The Roles of Midzone and Peripheral Mitochondrial Fission in Pulmonary Arterial Hypertension

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Colpman, Pierce
Pulmonary Arterial Hypertension , Mitochondrial Dynamics , Apoptosis , Mitophagy , Cancer , Mitotic Fission , Mitochondrial Dynamics Protein of 49kDa , Mitochondrial Dynamics Protein of 51kDa , Mitochondrial fission factor , Mitochondrial Fission Protein 1 , Dynamin-Related Protein 1 , Cardiolipin , Phosphatidic Acid , Dynamin 2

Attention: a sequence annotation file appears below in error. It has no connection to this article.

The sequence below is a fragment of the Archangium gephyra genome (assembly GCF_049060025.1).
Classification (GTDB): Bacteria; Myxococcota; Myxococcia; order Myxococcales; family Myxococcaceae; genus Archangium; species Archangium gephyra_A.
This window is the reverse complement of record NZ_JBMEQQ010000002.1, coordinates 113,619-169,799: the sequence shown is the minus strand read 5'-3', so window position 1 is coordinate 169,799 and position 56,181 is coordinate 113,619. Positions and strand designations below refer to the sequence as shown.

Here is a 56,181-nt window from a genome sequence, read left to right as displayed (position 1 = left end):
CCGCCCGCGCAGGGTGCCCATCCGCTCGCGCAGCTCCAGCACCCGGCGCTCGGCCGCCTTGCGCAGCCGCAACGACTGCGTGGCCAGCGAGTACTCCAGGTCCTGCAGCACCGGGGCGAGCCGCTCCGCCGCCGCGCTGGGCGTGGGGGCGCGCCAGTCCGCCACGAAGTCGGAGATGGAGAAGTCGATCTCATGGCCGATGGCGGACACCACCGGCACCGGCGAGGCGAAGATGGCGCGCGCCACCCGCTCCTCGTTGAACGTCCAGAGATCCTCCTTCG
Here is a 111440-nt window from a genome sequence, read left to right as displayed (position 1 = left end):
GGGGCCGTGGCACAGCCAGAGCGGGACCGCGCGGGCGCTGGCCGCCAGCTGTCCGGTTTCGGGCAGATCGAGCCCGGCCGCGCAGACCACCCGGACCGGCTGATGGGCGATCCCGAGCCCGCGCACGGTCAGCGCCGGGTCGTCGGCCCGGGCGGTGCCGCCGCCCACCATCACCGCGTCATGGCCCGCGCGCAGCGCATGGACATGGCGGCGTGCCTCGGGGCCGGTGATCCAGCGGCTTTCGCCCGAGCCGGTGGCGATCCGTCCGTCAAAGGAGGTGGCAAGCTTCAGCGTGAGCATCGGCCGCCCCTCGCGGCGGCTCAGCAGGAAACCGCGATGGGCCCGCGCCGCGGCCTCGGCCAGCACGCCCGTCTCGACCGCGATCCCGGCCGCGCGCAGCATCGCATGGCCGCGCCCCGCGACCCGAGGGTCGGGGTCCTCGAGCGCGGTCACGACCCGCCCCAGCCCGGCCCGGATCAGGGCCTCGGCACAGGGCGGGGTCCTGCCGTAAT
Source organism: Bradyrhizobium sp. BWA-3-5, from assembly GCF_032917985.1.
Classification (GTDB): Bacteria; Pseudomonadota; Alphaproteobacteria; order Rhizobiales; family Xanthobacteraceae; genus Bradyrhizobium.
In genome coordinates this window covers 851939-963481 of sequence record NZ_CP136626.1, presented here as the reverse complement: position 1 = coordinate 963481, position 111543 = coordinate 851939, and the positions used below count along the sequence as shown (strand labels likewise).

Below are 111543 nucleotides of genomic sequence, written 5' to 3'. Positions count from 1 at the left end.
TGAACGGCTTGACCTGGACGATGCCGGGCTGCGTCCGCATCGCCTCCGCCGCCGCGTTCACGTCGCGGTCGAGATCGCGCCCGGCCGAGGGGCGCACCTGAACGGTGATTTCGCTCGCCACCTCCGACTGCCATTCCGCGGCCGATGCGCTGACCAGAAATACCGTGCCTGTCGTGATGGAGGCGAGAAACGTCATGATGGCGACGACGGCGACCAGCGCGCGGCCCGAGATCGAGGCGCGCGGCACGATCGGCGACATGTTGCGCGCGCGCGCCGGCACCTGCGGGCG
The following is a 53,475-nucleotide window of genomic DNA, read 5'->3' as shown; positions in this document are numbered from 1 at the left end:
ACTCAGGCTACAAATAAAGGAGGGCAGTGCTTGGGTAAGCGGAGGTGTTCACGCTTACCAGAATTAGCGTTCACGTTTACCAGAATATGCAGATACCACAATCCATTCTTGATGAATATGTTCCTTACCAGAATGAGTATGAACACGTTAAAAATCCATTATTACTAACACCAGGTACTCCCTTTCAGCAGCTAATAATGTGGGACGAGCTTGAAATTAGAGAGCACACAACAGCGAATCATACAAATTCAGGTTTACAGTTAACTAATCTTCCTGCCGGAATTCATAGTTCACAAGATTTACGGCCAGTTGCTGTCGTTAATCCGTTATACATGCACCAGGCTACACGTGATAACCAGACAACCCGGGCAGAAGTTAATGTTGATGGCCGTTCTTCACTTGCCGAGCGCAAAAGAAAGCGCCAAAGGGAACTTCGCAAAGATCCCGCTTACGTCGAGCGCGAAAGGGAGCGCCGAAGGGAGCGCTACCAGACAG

Mitochondrial fission is vital for maintaining mitochondrial health, regulating cellular processes like proliferation and apoptosis. Disrupted fission is associated with development of cardiovascular diseases, including pulmonary arterial hypertension (PAH), ischemia-reperfusion injury, cardiac hypertrophy, and heart failure. PAH is characterized by unrestricted proliferation and impaired apoptosis of pulmonary artery smooth muscle cells (PASMC), resulting in an obstructive pulmonary vasculopathy. Accelerated mitotic fission, the processes of mitochondrial fission coordinated with nuclear division, contributes to the pseudoneoplastic phenotype of PAH. Inhibiting mitochondrial fission causes cell cycle arrest halting proliferation of PASMC and triggering apoptosis. Thus, inhibiting pathologic fission is a potential therapeutic strategy for hyperproliferative diseases such as PAH. Mitochondrial fission is mediated by the large GTPase, dynamin-related protein 1 (Drp1), which upon posttranslational activation translocates near the mitochondrial outer membrane (OMM) where it binds partner proteins of the OMM (Mid49, MiD51, MFF and Fis1) creating the fission apparatus that divides the mitochondrion. Recent research by Kleele et al., identified two types of mitochondrial fission, peripheral fission, associated with mitophagy, and midzone fission, linked to mitochondrial biogenesis and cellular proliferation. Drp1 is required for both forms of fission, but these processes involve different binding partners: mitochondrial fission factor (MFF) for midzone fission and fission protein 1 (Fis1) for peripheral fission. In this study, we investigate the role of MFF and Fis1 in the pathogenesis of PAH. To do so we developed Fission GPS, based on a tool called MitoMeter by Austin Lefebvre et al. MitoMeter has the capability to quantify fission events, track, and segment mitochondria, but cannot report positional data on where these fission events take place. Fission GPS allows fast, unbiased, and automated localization of mitochondrial fission in live cells segmented by MitoMeter. We gained novel insights into the spatial regulation of mitochondrial fission under cellular stress and better defined the role of MFF and Fis1 in fission in human PAH and healthy cells. Understanding the role of MFF and Fis1 in PAH provides valuable insights into mitochondrial mechanisms contributing to cellular proliferation and apoptosis. This knowledge has implications for developing targeted therapeutic interventions aimed at modulating mitochondrial fission pathways.
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